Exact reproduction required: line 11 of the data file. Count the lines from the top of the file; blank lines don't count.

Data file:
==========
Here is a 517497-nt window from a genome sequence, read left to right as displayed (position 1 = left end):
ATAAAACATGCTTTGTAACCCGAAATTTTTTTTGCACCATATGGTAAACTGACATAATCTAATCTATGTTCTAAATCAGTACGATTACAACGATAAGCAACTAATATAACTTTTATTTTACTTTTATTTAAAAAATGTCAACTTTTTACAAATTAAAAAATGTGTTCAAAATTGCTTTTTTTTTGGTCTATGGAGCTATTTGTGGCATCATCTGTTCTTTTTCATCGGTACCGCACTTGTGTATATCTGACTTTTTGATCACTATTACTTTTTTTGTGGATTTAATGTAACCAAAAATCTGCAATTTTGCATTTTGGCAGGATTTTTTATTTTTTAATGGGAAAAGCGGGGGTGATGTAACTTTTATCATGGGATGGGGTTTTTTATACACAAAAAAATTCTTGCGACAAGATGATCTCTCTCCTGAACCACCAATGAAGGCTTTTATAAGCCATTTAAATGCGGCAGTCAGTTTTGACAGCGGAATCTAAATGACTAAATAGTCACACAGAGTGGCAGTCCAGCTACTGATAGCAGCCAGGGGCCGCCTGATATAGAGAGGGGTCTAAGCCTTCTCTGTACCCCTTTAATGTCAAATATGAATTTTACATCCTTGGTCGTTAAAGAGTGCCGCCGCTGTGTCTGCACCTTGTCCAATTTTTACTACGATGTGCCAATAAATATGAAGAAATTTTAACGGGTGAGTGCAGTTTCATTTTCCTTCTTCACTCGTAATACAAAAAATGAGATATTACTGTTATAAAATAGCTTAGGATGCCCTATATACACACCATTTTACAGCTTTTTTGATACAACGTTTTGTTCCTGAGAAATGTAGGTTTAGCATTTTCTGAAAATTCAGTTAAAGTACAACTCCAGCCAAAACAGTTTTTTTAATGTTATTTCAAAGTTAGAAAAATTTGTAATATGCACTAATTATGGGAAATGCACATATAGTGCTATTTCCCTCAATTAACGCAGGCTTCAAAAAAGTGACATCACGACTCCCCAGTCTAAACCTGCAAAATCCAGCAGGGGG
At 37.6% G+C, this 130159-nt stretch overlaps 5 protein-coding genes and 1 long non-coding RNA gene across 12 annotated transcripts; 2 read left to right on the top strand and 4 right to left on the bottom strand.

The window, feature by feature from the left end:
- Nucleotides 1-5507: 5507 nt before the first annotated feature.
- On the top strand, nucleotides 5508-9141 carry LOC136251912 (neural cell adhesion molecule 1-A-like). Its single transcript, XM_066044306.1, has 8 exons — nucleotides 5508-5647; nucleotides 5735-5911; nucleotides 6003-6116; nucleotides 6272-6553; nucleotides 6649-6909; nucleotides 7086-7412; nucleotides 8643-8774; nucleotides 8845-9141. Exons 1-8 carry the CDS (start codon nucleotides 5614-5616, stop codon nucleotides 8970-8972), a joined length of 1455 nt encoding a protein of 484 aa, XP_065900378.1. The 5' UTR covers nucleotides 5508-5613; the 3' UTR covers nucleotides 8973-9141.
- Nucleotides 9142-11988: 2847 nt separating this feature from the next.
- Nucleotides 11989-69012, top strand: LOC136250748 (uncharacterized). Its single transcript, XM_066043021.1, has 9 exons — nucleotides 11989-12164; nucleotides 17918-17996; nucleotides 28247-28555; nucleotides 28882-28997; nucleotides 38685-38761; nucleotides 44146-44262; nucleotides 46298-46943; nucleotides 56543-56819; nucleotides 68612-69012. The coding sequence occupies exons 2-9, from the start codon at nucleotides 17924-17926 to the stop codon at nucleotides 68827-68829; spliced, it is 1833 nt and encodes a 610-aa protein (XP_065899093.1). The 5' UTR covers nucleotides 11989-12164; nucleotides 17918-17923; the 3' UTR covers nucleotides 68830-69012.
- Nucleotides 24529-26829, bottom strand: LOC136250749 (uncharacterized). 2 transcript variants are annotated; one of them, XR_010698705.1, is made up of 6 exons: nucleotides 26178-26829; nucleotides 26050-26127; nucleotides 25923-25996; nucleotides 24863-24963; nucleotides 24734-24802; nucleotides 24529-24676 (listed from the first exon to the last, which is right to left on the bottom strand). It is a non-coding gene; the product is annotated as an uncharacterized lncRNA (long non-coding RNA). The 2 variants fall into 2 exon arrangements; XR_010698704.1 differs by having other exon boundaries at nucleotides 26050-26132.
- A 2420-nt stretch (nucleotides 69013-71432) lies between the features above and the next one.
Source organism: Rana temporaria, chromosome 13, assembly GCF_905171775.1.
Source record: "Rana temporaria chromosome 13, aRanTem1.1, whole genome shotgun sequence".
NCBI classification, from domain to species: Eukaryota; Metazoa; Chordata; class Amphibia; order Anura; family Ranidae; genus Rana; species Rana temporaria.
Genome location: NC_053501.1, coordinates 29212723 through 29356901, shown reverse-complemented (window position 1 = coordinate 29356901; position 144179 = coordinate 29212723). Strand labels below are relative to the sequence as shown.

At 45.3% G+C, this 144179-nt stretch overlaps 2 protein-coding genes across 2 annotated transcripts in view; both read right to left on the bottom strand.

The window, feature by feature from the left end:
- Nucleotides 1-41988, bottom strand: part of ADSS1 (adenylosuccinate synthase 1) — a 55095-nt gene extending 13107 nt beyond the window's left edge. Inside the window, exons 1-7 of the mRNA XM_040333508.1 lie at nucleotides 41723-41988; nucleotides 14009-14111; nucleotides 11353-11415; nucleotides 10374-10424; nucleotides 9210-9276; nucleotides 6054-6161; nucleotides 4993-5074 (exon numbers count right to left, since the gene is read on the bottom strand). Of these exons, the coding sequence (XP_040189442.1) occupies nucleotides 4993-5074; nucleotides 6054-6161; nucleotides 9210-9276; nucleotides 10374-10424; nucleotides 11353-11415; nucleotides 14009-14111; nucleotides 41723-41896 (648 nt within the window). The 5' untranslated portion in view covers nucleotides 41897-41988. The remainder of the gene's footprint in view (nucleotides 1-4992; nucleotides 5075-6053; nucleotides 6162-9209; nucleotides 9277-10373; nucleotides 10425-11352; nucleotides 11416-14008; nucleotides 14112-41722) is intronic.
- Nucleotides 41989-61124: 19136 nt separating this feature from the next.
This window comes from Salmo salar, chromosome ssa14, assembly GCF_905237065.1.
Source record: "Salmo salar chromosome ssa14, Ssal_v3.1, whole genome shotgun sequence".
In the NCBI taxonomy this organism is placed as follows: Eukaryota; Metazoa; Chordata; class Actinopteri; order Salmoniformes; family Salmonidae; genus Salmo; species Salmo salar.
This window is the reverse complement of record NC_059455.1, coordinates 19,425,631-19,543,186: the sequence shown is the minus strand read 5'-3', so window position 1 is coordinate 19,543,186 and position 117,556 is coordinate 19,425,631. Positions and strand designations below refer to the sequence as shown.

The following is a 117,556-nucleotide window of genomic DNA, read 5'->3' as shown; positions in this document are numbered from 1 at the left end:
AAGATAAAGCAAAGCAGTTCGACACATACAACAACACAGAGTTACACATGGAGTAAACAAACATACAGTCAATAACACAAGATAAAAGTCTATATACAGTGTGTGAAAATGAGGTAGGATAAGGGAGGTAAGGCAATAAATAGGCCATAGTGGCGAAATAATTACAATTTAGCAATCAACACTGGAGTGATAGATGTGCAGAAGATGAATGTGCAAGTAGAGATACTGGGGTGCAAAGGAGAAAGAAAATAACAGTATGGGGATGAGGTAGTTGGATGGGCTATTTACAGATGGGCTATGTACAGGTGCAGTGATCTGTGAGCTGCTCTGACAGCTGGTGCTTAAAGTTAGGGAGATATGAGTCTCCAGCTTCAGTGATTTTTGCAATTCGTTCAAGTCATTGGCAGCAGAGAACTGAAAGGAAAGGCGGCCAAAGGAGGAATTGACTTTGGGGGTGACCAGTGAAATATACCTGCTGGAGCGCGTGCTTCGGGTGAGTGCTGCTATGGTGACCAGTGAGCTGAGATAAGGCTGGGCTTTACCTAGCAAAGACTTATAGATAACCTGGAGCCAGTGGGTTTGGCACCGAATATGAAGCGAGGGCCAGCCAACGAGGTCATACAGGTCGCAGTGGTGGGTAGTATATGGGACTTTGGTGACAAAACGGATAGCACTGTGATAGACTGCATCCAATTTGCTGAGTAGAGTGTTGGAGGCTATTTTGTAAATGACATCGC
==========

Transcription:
Source organism: Rana temporaria, chromosome 13, assembly GCF_905171775.1.